Also, consider the pictures below.  How would you feel if you saw Mrs. Obama with the President in public (perhaps at a State dinner or at an international event) with her hair like or similar to this?

Then, consider Mrs. Obama with her natural hair in the images below?  For the First Lady of the United States Is Natural Cool Enough? It seems that Barack Obama (now President Obama) definitely thought so when he met her and that's N.I.C.E.!
(Note that the first picture is her baby picture and picture number four is her prom picture (before she met Barack)

Tuesday, May 18, 2010

Congratulations to the N.I.C.E. Summer T-shirt Winners!

Thank you to the two winners of the N.I.C.E. Summer T-Shirt Contest.Winner number one is also receiving a gift of Shea butter from Ghana.   Your "Reasons" for wearing your hair naturally are truly examples of N.I.C.E.!  Congratulations and we look forward to your comments in the future! 

Monday, May 17, 2010

Natural Hair Insults and Inner Empowerment!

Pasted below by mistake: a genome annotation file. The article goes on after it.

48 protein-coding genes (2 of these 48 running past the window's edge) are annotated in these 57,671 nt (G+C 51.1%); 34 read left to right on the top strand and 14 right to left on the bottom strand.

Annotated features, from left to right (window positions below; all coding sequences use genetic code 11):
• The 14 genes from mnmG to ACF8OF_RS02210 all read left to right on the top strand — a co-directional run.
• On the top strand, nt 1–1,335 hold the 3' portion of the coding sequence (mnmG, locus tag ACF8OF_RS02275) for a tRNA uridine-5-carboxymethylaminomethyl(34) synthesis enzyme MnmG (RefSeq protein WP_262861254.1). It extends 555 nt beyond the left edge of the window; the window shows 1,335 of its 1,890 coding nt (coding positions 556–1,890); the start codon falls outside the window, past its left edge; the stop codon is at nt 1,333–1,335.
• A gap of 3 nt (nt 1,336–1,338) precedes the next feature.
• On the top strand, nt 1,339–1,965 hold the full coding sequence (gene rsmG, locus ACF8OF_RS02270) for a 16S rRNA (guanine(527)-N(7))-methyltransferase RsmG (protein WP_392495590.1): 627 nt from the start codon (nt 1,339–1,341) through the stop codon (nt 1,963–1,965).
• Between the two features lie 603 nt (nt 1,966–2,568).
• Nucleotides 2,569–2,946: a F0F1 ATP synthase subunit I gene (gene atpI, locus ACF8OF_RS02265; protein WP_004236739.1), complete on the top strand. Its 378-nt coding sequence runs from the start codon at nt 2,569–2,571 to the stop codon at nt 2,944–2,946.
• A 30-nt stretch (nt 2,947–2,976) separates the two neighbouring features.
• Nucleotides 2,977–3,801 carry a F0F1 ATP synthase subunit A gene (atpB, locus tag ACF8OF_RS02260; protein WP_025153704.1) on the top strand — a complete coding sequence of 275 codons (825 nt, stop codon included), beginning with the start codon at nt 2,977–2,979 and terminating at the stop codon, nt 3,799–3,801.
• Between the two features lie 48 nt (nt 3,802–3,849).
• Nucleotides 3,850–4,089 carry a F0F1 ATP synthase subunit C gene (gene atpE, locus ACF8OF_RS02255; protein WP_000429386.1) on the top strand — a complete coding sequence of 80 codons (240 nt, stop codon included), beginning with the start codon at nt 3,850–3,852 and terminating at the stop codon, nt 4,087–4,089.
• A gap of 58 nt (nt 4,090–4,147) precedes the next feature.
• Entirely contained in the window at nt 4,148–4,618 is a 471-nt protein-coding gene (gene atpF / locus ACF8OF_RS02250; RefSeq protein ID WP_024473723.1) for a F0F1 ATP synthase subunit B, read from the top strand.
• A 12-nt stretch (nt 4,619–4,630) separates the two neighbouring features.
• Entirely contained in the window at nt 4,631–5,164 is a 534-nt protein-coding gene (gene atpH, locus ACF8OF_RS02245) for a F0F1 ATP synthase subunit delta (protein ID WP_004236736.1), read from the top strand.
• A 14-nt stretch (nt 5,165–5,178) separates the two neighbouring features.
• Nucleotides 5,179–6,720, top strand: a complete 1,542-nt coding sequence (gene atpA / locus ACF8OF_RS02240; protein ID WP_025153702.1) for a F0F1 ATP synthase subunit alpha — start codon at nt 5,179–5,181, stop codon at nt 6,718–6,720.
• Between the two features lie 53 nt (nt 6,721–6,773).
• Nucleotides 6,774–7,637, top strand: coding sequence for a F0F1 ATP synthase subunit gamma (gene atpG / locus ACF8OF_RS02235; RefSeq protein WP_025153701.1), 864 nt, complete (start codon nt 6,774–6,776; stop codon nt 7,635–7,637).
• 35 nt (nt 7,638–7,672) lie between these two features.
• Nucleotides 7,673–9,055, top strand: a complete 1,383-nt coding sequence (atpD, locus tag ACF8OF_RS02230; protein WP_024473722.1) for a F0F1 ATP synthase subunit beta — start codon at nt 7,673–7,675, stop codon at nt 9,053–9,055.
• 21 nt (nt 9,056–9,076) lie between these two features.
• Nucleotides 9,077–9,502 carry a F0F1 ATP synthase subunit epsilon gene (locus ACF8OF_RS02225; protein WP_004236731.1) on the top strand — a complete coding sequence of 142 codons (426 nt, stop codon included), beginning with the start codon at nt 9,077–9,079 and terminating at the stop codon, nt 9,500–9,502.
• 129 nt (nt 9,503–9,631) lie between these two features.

Many years ago, I worked as a Health Educator at a University (name not necessary). I was the only black person in the building, which was the Wellness Center of the campus.  It was my first job after earning my Doctorate from Columbia University, Teachers College and I was pretty excited.  All went well, except an incident which was indicative of  the lack of understanding about my hair, and hence a key aspect of my culture.  I had my hair in braids at the time in a short style.  One weekend, I went to a braiding salon, where these wonderful African Sisters from Senegal braided my hair with long beautiful extensions.  The braids were fabulous!  I returned to the office that Monday and some of my white co-workers were amazed.  One of them asked me if my hair grew over the weekend.  I looked at her in total disbelief and replied, "Yes. My hair grew over the weekend." I was being sarcastic but then I realized that she believed me!  I went to my office, and throughout the day, several of the other employees passed by my office and looked in.  They were looking at my hair trying to figure out how it was so long given that it had been short on Friday.  I just let them wonder and after that I was quite dismayed by the fact that they really, truly didn't understand that I had longer braids as a result of extensions.